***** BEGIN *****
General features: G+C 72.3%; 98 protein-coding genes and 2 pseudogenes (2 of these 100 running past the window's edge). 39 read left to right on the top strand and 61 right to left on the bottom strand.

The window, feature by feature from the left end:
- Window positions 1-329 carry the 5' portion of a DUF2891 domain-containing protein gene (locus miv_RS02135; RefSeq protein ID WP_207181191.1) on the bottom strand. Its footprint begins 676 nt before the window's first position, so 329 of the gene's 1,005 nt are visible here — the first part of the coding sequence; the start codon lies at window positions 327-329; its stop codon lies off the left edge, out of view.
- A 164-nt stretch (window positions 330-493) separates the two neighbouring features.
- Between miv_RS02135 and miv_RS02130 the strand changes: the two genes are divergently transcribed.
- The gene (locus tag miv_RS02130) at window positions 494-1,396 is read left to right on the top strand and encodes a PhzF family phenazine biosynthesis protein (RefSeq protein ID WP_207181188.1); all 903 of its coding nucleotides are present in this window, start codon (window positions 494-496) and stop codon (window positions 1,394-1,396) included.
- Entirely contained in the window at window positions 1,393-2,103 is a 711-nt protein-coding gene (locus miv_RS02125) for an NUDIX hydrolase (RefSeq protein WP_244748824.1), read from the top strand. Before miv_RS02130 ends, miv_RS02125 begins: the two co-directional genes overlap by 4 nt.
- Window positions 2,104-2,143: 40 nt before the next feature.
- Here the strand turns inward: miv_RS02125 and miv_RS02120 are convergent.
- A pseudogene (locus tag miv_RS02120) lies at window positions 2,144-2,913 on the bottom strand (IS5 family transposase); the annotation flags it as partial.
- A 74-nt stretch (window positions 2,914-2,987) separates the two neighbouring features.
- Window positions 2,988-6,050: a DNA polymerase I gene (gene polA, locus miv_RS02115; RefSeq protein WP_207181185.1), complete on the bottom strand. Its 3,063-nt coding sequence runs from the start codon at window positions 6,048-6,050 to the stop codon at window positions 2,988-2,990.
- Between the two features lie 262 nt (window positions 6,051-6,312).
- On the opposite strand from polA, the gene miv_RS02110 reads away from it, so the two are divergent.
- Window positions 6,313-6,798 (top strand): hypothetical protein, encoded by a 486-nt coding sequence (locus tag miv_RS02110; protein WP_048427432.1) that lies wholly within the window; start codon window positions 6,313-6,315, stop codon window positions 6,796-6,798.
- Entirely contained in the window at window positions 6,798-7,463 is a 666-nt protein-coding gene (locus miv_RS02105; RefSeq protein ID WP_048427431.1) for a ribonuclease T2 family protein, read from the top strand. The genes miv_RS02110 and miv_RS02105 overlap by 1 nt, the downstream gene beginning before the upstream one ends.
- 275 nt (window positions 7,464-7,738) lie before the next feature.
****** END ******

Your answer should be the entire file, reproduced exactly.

General features: G+C 72.3%; 98 protein-coding genes and 2 pseudogenes (2 of these 100 running past the window's edge). 39 read left to right on the top strand and 61 right to left on the bottom strand.

The window, feature by feature from the left end:
- Window positions 1-329 carry the 5' portion of a DUF2891 domain-containing protein gene (locus miv_RS02135; RefSeq protein ID WP_207181191.1) on the bottom strand. Its footprint begins 676 nt before the window's first position, so 329 of the gene's 1,005 nt are visible here — the first part of the coding sequence; the start codon lies at window positions 327-329; its stop codon lies off the left edge, out of view.
- A 164-nt stretch (window positions 330-493) separates the two neighbouring features.
- Between miv_RS02135 and miv_RS02130 the strand changes: the two genes are divergently transcribed.
- The gene (locus tag miv_RS02130) at window positions 494-1,396 is read left to right on the top strand and encodes a PhzF family phenazine biosynthesis protein (RefSeq protein ID WP_207181188.1); all 903 of its coding nucleotides are present in this window, start codon (window positions 494-496) and stop codon (window positions 1,394-1,396) included.
- Entirely contained in the window at window positions 1,393-2,103 is a 711-nt protein-coding gene (locus miv_RS02125) for an NUDIX hydrolase (RefSeq protein WP_244748824.1), read from the top strand. Before miv_RS02130 ends, miv_RS02125 begins: the two co-directional genes overlap by 4 nt.
- Window positions 2,104-2,143: 40 nt before the next feature.
- Here the strand turns inward: miv_RS02125 and miv_RS02120 are convergent.
- A pseudogene (locus tag miv_RS02120) lies at window positions 2,144-2,913 on the bottom strand (IS5 family transposase); the annotation flags it as partial.
- A 74-nt stretch (window positions 2,914-2,987) separates the two neighbouring features.
- Window positions 2,988-6,050: a DNA polymerase I gene (gene polA, locus miv_RS02115; RefSeq protein WP_207181185.1), complete on the bottom strand. Its 3,063-nt coding sequence runs from the start codon at window positions 6,048-6,050 to the stop codon at window positions 2,988-2,990.
- Between the two features lie 262 nt (window positions 6,051-6,312).
- On the opposite strand from polA, the gene miv_RS02110 reads away from it, so the two are divergent.
- Window positions 6,313-6,798 (top strand): hypothetical protein, encoded by a 486-nt coding sequence (locus tag miv_RS02110; protein WP_048427432.1) that lies wholly within the window; start codon window positions 6,313-6,315, stop codon window positions 6,796-6,798.
- Entirely contained in the window at window positions 6,798-7,463 is a 666-nt protein-coding gene (locus miv_RS02105; RefSeq protein ID WP_048427431.1) for a ribonuclease T2 family protein, read from the top strand. The genes miv_RS02110 and miv_RS02105 overlap by 1 nt, the downstream gene beginning before the upstream one ends.
- 275 nt (window positions 7,464-7,738) lie before the next feature.